10 ways to balance health and indulgence

vegetables with dip foodservice healthy menu

From Mrs. Dash Foodservice.

There was a time when healthy food meant counting calories, omitting carbs, giving up sugar and going fat-free—in other words, it was all about deprivation.

But not anymore. Today’s definition of healthy means an overall focus on nutrition and wellness that doesn’t mean giving up enjoyment. It’s all about balance: good fats, healthy carbs, better sweeteners, wholesome ingredients and satisfying flavor enhancements. It means food that customers can feel good about, at the same time that they’re enjoying the dining experience.

According to Technomic’s 2014 Healthy Eating report, both health and indulgence are important to consumers when dining away from home. Moreover, definitions of what’s healthy vary by individual, and rather than follow rigid diets, consumers favor a balanced, nutritious approach that supports a personal, holistic path to health and makes them feel good both emotionally and physically.

Many college students arrive on campus with very clear ideas about what it takes to maintain a healthy lifestyle. “Students are now much more aware of what’s healthy, and they’re also more willing to try new foods,” says Martin Paine, corporate chef for Kent Precision Foods Group. “In today’s era of balance and moderation, low-calorie options should be determined by portion size rather than the elimination of great flavors and good fats that make the experience a positive one.”

In fact, it’s the elimination of healthy ingredients such as good fats that can lead to deprivation, and ultimately, consumers may try to fill that desire with empty calories. “That negates the idea of balance and moderation,” he says.

Chef Paine provides the following tips for helping students balance their need for healthy lifestyle habits with their desire for enjoyment and experimentation when dining:

  1. Provide a balance of both healthful and indulgent menu options, with an eye to quality ingredients, including good fats and high flavor, in appropriately sized portions.
  2. Add flavor with herbs, spices, rubs and marinades.
  3. Offer customization in the form of flavor boosts, topical add-ons and other “flavor station” enhancements.
  4. Cook vegetables in broth, rather than salted water, to cut sodium without sacrificing flavor.
  5. Reduce reliance on processed foods.
  6. Follow global food trends, using flavorful ingredients such as chipotle and other chiles, Sriracha, wasabi and other carriers of flavor-boosting heat.
  7. Explore local sourcing for vegetables, eggs and meat, which promotes enjoyment through a connection to the community of wholesome and healthy suppliers.
  8. Reduce portion sizes of meat and full-fat dairy, in favor of fruits and vegetables, and such better-for-you carbs as grains and legumes. This also helps to offset the higher cost of meat proteins while being versatile enough to incorporate into salads, soups, casseroles and bowl concepts.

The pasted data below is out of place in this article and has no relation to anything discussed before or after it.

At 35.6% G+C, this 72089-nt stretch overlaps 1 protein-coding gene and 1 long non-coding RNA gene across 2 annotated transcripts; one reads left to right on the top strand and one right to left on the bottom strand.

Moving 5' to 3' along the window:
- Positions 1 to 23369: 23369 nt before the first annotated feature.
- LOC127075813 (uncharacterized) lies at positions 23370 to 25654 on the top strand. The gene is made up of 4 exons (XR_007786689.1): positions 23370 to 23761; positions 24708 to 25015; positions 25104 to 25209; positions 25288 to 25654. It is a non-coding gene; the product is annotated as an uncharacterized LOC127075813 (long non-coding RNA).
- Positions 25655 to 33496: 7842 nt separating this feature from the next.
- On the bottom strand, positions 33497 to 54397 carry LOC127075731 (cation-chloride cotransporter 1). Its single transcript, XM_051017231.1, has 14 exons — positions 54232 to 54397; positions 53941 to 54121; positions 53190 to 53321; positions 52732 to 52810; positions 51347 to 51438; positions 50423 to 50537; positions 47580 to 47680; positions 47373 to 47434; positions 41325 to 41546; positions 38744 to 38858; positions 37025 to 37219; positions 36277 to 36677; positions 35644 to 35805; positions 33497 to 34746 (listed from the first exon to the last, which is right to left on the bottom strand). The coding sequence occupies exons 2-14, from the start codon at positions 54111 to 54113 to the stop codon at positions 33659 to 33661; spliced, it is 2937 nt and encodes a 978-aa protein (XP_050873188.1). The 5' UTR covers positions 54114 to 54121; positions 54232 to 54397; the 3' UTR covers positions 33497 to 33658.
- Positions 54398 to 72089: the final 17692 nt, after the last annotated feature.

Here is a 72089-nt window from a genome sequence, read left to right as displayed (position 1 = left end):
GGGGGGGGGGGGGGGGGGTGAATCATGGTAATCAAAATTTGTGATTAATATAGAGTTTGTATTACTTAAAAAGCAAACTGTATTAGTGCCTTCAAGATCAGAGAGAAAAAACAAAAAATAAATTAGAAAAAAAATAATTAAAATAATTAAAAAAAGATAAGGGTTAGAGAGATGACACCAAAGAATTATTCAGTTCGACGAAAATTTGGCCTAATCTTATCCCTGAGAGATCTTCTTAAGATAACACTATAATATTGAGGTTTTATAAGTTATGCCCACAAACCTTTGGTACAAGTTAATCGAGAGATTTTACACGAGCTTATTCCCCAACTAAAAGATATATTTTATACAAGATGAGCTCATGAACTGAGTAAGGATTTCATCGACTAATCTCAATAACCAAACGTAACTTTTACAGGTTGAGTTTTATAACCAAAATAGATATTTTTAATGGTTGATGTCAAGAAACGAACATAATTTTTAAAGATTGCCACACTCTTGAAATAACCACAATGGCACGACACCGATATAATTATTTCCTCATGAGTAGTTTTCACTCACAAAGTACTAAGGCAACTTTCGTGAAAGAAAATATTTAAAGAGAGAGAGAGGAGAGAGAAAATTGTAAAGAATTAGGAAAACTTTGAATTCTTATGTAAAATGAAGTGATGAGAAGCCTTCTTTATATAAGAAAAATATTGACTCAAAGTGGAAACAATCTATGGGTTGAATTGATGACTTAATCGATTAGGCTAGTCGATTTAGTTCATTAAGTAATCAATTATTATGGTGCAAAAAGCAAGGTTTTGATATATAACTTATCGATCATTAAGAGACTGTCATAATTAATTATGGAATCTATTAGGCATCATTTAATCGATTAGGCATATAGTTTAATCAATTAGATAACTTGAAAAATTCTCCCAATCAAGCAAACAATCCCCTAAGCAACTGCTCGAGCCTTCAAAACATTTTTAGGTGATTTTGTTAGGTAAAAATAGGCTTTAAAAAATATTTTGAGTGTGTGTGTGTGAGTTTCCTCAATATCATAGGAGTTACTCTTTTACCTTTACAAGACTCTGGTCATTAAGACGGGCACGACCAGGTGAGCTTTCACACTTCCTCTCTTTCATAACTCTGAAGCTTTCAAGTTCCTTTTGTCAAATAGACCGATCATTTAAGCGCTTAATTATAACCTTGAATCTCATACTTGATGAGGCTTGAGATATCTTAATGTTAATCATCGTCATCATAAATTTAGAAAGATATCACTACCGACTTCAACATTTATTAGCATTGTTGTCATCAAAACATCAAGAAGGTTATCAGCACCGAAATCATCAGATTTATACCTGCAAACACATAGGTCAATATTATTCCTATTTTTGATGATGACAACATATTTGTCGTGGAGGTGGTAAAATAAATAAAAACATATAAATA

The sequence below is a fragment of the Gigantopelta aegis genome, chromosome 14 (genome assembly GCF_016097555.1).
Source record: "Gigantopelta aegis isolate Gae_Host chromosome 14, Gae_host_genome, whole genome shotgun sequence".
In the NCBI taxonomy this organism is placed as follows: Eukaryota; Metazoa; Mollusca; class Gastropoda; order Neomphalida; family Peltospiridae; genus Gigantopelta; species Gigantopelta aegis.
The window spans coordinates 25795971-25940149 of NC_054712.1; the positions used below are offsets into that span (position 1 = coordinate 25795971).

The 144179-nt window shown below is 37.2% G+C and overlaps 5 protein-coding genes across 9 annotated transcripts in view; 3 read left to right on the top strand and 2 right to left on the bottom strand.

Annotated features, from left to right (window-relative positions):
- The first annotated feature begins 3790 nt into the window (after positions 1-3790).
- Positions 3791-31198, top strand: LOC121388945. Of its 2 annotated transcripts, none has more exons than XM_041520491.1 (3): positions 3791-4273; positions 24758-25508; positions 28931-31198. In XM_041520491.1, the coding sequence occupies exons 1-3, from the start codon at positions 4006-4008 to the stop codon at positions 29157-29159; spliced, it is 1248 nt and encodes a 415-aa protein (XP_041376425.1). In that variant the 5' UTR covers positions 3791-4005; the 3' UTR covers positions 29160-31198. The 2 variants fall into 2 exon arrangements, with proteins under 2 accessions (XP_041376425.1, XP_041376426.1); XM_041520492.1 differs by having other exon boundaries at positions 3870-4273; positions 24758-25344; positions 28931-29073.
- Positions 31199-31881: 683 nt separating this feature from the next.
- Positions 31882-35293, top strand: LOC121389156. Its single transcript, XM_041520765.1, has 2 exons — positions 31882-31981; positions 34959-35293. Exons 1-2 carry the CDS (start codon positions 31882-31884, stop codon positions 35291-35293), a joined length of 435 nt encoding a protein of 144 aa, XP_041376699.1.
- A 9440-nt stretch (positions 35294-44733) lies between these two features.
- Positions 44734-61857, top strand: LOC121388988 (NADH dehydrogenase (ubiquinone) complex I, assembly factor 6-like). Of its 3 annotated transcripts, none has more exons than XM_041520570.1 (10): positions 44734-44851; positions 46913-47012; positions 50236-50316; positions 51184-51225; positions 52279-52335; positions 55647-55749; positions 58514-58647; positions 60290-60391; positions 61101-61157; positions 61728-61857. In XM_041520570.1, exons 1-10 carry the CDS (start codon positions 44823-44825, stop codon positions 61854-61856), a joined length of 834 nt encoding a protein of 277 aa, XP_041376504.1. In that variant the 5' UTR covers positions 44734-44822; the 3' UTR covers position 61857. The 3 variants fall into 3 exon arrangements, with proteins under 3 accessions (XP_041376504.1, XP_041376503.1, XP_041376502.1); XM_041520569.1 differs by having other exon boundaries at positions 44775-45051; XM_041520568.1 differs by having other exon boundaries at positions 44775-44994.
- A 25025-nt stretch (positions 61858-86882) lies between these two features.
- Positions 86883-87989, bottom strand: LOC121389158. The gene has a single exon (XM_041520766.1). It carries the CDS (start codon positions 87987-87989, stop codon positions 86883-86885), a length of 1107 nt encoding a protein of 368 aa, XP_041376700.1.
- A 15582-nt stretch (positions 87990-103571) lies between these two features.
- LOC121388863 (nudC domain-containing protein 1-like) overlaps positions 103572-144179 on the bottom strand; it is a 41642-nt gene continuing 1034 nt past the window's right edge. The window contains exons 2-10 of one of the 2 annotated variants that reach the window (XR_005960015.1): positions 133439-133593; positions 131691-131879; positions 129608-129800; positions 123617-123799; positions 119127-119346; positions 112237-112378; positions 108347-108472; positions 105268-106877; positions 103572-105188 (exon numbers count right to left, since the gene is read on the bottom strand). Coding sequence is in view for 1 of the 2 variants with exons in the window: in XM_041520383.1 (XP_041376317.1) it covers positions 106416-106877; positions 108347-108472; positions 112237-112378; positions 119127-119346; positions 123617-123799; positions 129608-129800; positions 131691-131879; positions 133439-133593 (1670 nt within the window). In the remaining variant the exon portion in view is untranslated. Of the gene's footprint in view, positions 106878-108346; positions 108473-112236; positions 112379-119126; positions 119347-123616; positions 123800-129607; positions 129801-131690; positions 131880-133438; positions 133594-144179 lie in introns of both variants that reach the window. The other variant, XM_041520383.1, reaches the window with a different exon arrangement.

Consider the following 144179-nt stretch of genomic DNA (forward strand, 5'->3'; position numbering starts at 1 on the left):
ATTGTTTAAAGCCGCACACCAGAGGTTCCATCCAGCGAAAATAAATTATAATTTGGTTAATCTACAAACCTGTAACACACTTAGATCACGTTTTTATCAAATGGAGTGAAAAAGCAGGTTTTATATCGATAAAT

9. Look to global cultures such as South America, Africa and the Mediterranean for healthy yet flavorful recipes and eating models.
  10. Consider using food trucks as another means for tapping into fresh, authentic foods.

For more tips and menu ideas, visit Mrs. Dash Foodservice here.

More From FoodService Director

Industry News & Opinion

Italian food hall chain Eataly is making plans for a 2018 initial public offering in its home country, according to a report this week in Financial Times.

The company plans to list shares on the Italian stock exchange in Milan “as early as next year,” Eataly Executive Chairman Andrea Guerra told Financial Times .

Eataly is eager to expand the presence of its massive Italian food emporiums in the U.S., which have helped spur the growing food hall trend . The company has five locations here, with two in New York City and one each in Chicago, Los Angeles and Boston. Financial...

Industry News & Opinion

Students staffing the foodservice department at Rutgers University will soon get an hourly pay bump, as the New Brunswick, N.J., university is raising its wage for student workers to $11 an hour, philly.com reports.

The increase will go in effect Jan. 1 and will impact 13,000 students.

The fight to raise wages at the school was spearheaded by student group United Students Against Sweatshops (USAS), which is continuing to push the university to increase student wages to $15.

The fight for a $15 wage for student workers has spread at schools throughout the country,...

Industry News & Opinion

After shutting down 265 schools due to ongoing wildfires, the Los Angeles Unified School District kept three schools open on Friday and Saturday to provide meals for students and their families, the Los Angeles Times reports.

At one of the schools, employees and volunteers handed out around 100 meals on Friday and 270 meals on Saturday. The meals included items such as dragonfruit punch, raisins, bananas, sunflower kernels, whole-grain cinnamon graham crackers, sunflower seed butter and fat-free chocolate milk.

Around 80% of students in the district come from low-income...

Sponsored Content
Breakfast chili

From Bush’s Best®.

While decadent plates of French toast and pancakes stacked high will always be breakfast favorites, it’s undeniable that savory breakfast items are on the rise in many foodservice operations. Menu items such as avocado toast and omelets aren’t new, of course, but consumers’ preferences for better-for-you food choices, along with their desire for global flavors, are driving this trend.

According to a recent Technomic Breakfast report, consumer demand for vegetarian ingredients has led to an increase of ingredients like soy, tofu, beans, lentils, seeds,...

FSD Resources